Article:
Weimar Republic Weimar Republic -- Republic Press First World War
Trinity College Dublin
The fall of Weimar democracy in 1933 has evoked massive interest among historians and the general public and numerous attempts have been made to explain Hitler's rise to power. In this context, many historians have explained the rhetorical exploitation of the war as a significant factor in right-wing ideology during the Weimar Republic. Vanessa Ther's thesis aims to address the fact that in this narrative, the republican attempts to deal with the legacy of the First World War have been largely neglected. The research for this project encompasses a broad range of republican journals and newspapers as well as a large number of political leaflets and pamphlets. On the basis of this source material it could be established that the specifically republican narrative of the war did not reflect an inability to exploit the issue but distinctly attempted to seize the population's war weariness in order to rally political support for the republic. Right-wing attacks on the legitimacy and the achievements of the republic and republican inter-party rivalries, however, led to inconsistencies and misjudgements in the narrative of revolution, which made the republic more vulnerable. It can furthermore be suggested that the republican propaganda was also weakened by the inability to define a rhetoric of dissent that diverged from the war propaganda which had been appropriated from the right wing.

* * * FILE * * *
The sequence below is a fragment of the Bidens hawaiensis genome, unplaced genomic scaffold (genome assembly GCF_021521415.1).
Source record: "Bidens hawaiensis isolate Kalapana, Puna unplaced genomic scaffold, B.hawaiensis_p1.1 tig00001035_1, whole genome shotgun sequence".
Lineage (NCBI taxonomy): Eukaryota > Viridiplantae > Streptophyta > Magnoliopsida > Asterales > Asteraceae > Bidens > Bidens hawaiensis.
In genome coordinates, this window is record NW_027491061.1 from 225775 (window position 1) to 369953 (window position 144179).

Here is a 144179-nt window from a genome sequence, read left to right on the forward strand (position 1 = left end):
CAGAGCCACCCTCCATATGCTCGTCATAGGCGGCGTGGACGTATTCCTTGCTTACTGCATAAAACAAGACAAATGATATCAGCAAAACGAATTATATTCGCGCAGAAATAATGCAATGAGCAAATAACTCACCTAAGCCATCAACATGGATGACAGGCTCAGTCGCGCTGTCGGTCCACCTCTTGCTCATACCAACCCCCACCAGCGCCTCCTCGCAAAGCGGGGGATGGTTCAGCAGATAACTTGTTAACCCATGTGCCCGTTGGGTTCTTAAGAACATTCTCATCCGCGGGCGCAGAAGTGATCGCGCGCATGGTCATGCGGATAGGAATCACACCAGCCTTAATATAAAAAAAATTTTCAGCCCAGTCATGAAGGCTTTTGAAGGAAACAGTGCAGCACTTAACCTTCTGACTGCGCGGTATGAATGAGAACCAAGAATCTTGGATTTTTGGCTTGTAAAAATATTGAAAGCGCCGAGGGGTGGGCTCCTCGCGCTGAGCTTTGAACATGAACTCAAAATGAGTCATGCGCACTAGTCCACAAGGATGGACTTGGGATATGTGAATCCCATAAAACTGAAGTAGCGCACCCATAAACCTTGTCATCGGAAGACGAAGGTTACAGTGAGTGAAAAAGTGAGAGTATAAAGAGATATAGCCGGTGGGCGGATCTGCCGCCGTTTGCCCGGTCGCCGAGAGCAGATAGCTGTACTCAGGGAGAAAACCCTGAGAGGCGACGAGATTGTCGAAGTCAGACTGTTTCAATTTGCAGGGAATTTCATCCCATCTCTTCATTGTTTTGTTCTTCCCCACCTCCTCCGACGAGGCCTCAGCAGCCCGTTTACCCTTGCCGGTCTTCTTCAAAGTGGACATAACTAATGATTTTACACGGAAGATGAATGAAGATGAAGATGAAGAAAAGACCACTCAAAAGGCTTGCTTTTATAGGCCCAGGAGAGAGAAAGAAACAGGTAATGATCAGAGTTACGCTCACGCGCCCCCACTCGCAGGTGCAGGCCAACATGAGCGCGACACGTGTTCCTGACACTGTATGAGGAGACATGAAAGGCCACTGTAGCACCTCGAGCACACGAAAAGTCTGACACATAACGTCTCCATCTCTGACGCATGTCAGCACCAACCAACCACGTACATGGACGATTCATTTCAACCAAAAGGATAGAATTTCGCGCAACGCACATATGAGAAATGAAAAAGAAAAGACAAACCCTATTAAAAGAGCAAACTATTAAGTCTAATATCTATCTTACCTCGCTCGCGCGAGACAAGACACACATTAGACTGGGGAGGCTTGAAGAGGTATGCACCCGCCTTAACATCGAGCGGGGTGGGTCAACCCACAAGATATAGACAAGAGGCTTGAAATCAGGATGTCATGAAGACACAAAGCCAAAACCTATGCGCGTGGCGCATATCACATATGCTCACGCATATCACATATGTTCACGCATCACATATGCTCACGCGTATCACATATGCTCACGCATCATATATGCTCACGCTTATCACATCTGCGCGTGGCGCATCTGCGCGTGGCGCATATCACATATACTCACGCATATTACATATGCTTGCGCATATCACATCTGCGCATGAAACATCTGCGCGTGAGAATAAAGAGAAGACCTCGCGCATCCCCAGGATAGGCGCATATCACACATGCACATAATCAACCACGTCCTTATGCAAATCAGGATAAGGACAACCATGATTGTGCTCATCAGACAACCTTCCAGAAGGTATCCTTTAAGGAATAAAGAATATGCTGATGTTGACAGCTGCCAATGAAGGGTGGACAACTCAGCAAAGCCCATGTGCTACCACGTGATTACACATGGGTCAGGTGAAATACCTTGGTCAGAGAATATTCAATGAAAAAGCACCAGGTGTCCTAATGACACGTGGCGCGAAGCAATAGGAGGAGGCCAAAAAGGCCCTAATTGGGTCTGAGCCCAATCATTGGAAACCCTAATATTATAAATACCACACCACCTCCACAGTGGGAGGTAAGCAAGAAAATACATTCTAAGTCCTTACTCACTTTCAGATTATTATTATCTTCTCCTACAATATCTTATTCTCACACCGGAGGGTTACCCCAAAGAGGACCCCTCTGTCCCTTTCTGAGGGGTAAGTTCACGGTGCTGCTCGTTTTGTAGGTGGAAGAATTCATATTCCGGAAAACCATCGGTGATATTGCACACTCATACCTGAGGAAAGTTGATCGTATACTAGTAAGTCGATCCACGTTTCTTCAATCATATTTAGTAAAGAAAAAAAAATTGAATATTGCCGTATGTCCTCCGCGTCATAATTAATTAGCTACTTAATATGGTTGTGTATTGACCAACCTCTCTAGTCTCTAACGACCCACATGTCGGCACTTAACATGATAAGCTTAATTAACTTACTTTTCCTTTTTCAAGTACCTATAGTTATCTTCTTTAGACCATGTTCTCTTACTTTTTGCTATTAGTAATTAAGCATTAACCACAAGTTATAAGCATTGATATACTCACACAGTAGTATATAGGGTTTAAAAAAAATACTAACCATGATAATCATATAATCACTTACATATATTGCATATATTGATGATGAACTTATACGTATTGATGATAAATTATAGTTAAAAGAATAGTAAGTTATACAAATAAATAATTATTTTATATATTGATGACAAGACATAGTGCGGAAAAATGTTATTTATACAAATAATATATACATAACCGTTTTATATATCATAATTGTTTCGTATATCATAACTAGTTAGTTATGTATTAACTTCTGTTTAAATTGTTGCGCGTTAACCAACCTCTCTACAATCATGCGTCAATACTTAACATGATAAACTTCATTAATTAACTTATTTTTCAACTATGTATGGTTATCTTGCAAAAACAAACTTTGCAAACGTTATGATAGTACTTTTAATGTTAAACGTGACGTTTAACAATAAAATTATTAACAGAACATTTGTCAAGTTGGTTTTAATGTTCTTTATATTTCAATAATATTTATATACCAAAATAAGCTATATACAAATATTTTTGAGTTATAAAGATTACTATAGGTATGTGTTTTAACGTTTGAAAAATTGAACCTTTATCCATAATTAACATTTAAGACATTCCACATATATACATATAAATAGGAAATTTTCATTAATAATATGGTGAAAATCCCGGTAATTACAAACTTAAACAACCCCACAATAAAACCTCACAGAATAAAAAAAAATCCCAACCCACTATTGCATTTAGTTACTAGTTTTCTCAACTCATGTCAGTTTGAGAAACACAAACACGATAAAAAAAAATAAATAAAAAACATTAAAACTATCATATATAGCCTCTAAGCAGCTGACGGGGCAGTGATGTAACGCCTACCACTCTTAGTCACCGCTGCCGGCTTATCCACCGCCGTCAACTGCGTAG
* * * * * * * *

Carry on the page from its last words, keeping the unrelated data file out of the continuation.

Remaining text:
Exhibited at the second Glucksman Memorial Symposium on June 13th 2007
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